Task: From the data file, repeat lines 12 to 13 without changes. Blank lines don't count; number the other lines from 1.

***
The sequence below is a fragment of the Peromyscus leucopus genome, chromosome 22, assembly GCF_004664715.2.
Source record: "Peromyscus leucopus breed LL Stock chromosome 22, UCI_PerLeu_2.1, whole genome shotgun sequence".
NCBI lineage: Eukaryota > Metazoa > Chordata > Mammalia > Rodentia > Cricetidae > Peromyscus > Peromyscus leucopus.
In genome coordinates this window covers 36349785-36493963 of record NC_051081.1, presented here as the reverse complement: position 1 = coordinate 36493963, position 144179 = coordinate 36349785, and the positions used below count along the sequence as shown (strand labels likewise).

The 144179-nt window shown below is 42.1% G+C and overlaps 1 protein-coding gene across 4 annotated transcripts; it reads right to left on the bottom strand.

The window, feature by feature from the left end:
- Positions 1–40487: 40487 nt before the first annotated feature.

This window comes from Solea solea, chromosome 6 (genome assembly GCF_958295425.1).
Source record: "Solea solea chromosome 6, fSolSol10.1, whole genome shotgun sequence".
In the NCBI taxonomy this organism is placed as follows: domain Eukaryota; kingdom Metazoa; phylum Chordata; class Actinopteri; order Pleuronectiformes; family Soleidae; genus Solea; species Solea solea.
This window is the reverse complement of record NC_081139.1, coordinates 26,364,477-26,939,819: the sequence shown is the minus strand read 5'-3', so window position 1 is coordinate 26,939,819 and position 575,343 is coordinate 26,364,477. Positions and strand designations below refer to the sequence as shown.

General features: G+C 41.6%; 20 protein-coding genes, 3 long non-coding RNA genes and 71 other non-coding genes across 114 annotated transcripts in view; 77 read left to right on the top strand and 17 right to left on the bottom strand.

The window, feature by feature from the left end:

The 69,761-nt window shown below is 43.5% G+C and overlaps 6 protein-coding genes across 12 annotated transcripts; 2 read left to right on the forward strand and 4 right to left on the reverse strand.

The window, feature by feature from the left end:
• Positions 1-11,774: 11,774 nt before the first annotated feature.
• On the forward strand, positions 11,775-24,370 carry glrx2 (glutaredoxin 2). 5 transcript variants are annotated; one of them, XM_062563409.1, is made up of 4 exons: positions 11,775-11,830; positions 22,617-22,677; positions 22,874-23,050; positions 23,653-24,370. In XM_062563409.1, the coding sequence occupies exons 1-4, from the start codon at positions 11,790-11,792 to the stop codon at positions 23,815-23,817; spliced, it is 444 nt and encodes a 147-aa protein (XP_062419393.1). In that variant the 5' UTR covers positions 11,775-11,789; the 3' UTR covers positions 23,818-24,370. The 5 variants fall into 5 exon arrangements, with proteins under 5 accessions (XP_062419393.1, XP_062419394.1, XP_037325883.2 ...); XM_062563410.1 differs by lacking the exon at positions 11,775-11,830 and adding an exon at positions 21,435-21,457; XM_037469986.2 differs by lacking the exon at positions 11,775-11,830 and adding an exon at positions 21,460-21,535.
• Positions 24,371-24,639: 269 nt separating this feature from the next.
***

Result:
General features: G+C 41.6%; 20 protein-coding genes, 3 long non-coding RNA genes and 71 other non-coding genes across 114 annotated transcripts in view; 77 read left to right on the top strand and 17 right to left on the bottom strand.

The window, feature by feature from the left end: